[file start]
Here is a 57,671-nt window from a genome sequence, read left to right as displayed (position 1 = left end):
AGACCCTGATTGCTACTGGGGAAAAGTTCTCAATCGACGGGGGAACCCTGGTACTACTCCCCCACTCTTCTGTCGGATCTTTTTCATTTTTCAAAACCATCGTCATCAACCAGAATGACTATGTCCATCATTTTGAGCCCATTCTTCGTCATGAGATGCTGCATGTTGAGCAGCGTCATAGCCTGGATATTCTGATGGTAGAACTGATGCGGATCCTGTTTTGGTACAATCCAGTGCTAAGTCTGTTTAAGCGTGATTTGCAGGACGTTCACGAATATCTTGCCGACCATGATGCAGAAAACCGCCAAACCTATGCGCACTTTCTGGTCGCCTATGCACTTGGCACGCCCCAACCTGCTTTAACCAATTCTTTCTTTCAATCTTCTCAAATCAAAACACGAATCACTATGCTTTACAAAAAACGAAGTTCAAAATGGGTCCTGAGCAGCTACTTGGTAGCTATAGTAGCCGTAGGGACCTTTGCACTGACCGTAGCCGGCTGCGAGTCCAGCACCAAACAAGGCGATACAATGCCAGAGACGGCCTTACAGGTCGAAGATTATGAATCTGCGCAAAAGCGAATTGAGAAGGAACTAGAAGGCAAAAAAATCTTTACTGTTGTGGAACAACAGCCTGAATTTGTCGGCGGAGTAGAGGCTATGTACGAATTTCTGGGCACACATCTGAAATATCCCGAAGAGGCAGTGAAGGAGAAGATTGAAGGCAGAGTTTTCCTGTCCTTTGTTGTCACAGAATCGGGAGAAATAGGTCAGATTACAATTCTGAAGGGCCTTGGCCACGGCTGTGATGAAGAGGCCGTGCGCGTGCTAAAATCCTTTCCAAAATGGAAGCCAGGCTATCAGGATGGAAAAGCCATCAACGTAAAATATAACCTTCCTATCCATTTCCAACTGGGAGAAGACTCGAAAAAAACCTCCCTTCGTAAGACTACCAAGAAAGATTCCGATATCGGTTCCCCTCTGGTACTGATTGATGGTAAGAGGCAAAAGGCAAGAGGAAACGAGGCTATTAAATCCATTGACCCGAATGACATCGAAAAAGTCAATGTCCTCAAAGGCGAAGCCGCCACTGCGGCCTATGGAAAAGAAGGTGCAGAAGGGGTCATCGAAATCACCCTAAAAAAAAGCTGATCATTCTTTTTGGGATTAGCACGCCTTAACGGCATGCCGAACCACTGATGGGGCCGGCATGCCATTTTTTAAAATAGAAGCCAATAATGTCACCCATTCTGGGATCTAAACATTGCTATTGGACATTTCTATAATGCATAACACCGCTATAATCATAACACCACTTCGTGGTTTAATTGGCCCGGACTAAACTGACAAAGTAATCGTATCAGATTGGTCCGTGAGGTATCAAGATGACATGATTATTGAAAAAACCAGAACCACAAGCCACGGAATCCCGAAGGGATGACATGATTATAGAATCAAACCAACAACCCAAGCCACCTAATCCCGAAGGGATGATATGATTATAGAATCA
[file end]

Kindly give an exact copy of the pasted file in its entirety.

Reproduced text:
Here is a 57,671-nt window from a genome sequence, read left to right as displayed (position 1 = left end):
AGACCCTGATTGCTACTGGGGAAAAGTTCTCAATCGACGGGGGAACCCTGGTACTACTCCCCCACTCTTCTGTCGGATCTTTTTCATTTTTCAAAACCATCGTCATCAACCAGAATGACTATGTCCATCATTTTGAGCCCATTCTTCGTCATGAGATGCTGCATGTTGAGCAGCGTCATAGCCTGGATATTCTGATGGTAGAACTGATGCGGATCCTGTTTTGGTACAATCCAGTGCTAAGTCTGTTTAAGCGTGATTTGCAGGACGTTCACGAATATCTTGCCGACCATGATGCAGAAAACCGCCAAACCTATGCGCACTTTCTGGTCGCCTATGCACTTGGCACGCCCCAACCTGCTTTAACCAATTCTTTCTTTCAATCTTCTCAAATCAAAACACGAATCACTATGCTTTACAAAAAACGAAGTTCAAAATGGGTCCTGAGCAGCTACTTGGTAGCTATAGTAGCCGTAGGGACCTTTGCACTGACCGTAGCCGGCTGCGAGTCCAGCACCAAACAAGGCGATACAATGCCAGAGACGGCCTTACAGGTCGAAGATTATGAATCTGCGCAAAAGCGAATTGAGAAGGAACTAGAAGGCAAAAAAATCTTTACTGTTGTGGAACAACAGCCTGAATTTGTCGGCGGAGTAGAGGCTATGTACGAATTTCTGGGCACACATCTGAAATATCCCGAAGAGGCAGTGAAGGAGAAGATTGAAGGCAGAGTTTTCCTGTCCTTTGTTGTCACAGAATCGGGAGAAATAGGTCAGATTACAATTCTGAAGGGCCTTGGCCACGGCTGTGATGAAGAGGCCGTGCGCGTGCTAAAATCCTTTCCAAAATGGAAGCCAGGCTATCAGGATGGAAAAGCCATCAACGTAAAATATAACCTTCCTATCCATTTCCAACTGGGAGAAGACTCGAAAAAAACCTCCCTTCGTAAGACTACCAAGAAAGATTCCGATATCGGTTCCCCTCTGGTACTGATTGATGGTAAGAGGCAAAAGGCAAGAGGAAACGAGGCTATTAAATCCATTGACCCGAATGACATCGAAAAAGTCAATGTCCTCAAAGGCGAAGCCGCCACTGCGGCCTATGGAAAAGAAGGTGCAGAAGGGGTCATCGAAATCACCCTAAAAAAAAGCTGATCATTCTTTTTGGGATTAGCACGCCTTAACGGCATGCCGAACCACTGATGGGGCCGGCATGCCATTTTTTAAAATAGAAGCCAATAATGTCACCCATTCTGGGATCTAAACATTGCTATTGGACATTTCTATAATGCATAACACCGCTATAATCATAACACCACTTCGTGGTTTAATTGGCCCGGACTAAACTGACAAAGTAATCGTATCAGATTGGTCCGTGAGGTATCAAGATGACATGATTATTGAAAAAACCAGAACCACAAGCCACGGAATCCCGAAGGGATGACATGATTATAGAATCAAACCAACAACCCAAGCCACCTAATCCCGAAGGGATGATATGATTATAGAATCA